A lot of the releases don't have much impact, but others related to GDP, Crude Inventories, Consumer Confidence, Interest Rates are very significant. Do your own search to find the relevant stuff. Also explore the WSJ site..Market Data section and look over the cashflow, strong sectors, etc.

    Secondly, I recommend you make a list of notable earnings of companies such as GS, XOM, MSFT... They will open up or down signficantly but the mkt will generally follow their lead throughout the day.

    Some other things I would follow is the price of oil (been correlated to the mkt since end of 2008). Learn about VIX, volatility.

    Knowing all this stuff won't necessarily make you profitable, but at least you will be more than a gambler. I'm not hating on the technical analysis chartists, but I've never met anyway that has been consistently profitable using the charts alone. In their defense, charts frequently show the picture of the fundamentals or whatnot, but for the beginner you need to primarily understand those fundamentals.

    Also, I wouldn't read a whole book on the random walk concept, but just Wikipedia it instead. You're not a economist and you should prioritize learning about actual trading than studying mkt efficiencies and whether ppl can exploit inefficiencies or whatever.

    PM me if you want me to recommend some books. I have many in .PDF files so I can e-mail them too.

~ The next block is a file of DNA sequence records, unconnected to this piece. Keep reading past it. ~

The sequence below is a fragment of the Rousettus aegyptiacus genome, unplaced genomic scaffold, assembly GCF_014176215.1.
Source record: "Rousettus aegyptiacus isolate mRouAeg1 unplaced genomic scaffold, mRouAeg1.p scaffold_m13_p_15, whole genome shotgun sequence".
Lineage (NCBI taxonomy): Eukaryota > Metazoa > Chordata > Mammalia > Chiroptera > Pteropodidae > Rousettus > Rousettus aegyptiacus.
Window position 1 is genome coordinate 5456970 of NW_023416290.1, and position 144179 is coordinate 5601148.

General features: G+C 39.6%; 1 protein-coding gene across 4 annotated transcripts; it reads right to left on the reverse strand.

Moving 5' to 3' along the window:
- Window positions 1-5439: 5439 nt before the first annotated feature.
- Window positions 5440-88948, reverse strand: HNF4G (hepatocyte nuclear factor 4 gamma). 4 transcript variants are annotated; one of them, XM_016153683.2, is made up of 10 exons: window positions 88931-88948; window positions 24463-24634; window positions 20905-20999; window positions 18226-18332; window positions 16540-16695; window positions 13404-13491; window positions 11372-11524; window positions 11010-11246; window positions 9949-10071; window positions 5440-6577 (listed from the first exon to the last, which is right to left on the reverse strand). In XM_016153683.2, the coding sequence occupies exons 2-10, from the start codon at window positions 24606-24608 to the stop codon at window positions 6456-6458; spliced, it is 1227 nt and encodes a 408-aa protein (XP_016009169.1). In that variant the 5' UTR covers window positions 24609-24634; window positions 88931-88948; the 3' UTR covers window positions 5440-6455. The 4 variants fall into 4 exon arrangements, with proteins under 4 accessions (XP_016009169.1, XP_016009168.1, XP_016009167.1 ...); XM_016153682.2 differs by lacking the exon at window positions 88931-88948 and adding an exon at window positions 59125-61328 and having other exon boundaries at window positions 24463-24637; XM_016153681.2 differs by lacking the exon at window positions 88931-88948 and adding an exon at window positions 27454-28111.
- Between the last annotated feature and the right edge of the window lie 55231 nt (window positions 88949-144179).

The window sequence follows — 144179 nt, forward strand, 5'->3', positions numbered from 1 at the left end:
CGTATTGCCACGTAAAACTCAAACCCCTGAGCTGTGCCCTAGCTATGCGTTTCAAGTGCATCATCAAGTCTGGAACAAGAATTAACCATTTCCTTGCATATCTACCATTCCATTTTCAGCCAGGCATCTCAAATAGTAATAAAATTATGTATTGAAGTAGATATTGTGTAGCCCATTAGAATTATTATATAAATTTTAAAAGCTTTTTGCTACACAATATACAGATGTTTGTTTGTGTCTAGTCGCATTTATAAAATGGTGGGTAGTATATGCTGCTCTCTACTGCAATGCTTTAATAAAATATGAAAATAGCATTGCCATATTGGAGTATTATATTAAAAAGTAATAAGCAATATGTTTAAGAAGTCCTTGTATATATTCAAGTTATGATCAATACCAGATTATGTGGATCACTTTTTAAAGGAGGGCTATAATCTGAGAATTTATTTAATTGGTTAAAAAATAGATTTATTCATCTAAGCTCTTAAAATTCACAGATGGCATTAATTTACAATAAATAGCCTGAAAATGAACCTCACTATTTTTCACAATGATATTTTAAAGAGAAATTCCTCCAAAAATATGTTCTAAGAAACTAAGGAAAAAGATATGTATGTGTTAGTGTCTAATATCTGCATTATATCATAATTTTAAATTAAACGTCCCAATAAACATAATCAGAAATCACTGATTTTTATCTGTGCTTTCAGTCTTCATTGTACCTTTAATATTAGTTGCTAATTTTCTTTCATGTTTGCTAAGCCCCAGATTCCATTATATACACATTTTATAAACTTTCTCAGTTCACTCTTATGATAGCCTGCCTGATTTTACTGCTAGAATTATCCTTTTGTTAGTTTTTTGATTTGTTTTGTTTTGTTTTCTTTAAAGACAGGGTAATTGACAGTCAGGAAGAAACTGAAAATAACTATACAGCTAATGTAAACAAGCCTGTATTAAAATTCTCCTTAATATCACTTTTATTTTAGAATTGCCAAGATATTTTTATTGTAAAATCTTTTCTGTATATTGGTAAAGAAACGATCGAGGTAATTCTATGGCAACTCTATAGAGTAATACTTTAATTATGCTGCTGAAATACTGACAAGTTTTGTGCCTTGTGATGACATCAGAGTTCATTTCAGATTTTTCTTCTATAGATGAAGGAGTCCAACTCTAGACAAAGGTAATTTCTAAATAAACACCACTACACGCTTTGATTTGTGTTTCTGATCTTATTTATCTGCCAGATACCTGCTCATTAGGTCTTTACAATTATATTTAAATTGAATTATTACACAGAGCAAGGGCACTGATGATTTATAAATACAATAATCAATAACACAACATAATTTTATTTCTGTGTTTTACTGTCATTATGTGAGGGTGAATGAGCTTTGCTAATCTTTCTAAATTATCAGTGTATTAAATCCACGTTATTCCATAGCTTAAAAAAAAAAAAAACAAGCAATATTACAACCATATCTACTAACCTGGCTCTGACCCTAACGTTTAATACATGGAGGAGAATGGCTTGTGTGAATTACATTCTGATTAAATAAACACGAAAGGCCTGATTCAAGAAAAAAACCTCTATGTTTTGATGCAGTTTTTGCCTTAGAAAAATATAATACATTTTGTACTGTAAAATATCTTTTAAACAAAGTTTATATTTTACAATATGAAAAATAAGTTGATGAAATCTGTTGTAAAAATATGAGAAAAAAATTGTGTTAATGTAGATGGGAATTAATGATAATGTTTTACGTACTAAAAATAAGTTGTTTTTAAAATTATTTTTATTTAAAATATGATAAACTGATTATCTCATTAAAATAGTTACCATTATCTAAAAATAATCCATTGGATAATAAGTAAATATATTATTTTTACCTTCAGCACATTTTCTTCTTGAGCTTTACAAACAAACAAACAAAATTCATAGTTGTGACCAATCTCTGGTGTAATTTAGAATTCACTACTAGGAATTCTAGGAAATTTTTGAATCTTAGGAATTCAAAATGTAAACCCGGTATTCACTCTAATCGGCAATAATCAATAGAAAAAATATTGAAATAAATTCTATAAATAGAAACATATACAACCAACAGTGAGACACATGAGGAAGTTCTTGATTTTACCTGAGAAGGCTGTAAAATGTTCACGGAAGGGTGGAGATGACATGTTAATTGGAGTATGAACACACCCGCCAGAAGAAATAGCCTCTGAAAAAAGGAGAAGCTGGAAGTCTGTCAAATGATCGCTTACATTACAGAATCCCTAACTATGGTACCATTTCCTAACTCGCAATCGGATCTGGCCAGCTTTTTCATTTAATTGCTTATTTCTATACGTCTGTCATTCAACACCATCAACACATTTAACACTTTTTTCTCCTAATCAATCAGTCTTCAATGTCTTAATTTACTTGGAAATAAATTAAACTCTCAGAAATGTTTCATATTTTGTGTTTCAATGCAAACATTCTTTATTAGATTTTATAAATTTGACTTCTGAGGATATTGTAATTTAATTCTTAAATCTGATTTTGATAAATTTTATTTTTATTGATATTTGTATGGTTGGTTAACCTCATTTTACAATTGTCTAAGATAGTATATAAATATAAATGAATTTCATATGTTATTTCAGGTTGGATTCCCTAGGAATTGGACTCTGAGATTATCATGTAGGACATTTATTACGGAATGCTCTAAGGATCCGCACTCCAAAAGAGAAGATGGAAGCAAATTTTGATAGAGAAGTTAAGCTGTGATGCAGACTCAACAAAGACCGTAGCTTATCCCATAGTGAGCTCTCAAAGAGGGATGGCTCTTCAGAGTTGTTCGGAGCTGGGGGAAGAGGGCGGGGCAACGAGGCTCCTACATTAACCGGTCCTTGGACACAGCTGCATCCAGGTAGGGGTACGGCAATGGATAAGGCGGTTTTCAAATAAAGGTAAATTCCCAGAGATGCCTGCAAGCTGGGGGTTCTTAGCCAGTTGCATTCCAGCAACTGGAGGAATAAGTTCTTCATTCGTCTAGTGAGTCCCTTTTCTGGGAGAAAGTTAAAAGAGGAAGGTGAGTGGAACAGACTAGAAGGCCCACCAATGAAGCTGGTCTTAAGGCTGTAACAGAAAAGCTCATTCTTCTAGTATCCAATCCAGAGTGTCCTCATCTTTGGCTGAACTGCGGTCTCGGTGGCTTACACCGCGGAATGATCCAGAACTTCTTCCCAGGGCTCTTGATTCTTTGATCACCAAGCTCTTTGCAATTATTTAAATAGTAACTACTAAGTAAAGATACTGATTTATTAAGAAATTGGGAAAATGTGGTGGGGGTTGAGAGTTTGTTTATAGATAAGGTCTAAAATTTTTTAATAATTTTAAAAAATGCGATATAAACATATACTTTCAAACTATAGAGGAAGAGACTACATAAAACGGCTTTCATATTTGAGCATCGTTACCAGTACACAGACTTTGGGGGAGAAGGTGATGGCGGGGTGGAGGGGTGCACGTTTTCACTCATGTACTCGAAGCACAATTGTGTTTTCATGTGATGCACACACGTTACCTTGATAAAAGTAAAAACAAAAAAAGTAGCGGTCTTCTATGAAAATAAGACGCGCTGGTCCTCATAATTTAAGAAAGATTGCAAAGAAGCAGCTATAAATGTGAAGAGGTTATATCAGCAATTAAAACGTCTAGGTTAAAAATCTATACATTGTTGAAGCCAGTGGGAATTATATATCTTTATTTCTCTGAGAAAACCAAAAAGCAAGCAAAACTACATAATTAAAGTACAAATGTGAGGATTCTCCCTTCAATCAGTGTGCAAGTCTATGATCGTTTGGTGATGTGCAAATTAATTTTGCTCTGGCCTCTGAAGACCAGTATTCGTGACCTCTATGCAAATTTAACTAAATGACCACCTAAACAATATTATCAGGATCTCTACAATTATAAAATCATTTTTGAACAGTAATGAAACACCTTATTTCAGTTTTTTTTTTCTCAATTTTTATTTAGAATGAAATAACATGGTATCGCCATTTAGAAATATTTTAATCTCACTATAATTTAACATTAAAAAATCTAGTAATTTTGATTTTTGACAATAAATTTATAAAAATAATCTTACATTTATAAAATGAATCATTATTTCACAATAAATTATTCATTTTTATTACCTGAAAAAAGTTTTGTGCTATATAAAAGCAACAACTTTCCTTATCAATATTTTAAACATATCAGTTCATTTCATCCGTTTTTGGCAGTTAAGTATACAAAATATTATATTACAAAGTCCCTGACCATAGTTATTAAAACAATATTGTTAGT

6. That is probably the worst thing you can do seeing that most of those books will focus only on intraday charts or only on fundamental news trading. Also they will focus on 574 different methods which will confuse you and leave you with no insight of your own.

    Do this and I recommend don't do anything else. Search online for the term swing trading. Spend about an hour or two reading basic explanations of it for one day. Try and forget the specific methods of it and instead understand the basic simple premise of it.

    After that never (NEVER!) depend on anything or anyone else. Only depend on yourself because that is the only way you gain an insight.

    Start scanning and studying literally hundreds of charts each day. Only study daily charts with a history of 9 months. Don't do anything but that and sooner or later you will gain an insight of your own.
  7. If your strategy is day trading, I have a post about day trading rules you might want to take a look at.

    Day Trading - The Art of Speculation
  8. lpchad


    Not bad, but let's take this for what it is, SPAM. Blog has a bunch of posts (some with useful info) with links for PPC advertising.
  9. Wow this faggot is trying to sell 20 minutes worth of "voice" advice for $100!

    Apparently he once manged $150,000,000 in assets and also ran a hedge fund. I bet if he was anything remotely successful, this scum would've had enough money that he wouldn't have to waste his time on some shitty website marketing his "expertise". .
  10. Mdockham


    where is a good place to find daily 9 month charts?
    #10     Apr 13, 2009